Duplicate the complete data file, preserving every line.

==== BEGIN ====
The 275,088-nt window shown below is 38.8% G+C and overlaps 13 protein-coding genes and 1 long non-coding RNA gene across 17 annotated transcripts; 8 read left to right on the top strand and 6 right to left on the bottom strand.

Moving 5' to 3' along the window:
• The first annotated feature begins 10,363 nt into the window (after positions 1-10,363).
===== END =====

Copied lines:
The 275,088-nt window shown below is 38.8% G+C and overlaps 13 protein-coding genes and 1 long non-coding RNA gene across 17 annotated transcripts; 8 read left to right on the top strand and 6 right to left on the bottom strand.

Moving 5' to 3' along the window:
• The first annotated feature begins 10,363 nt into the window (after positions 1-10,363).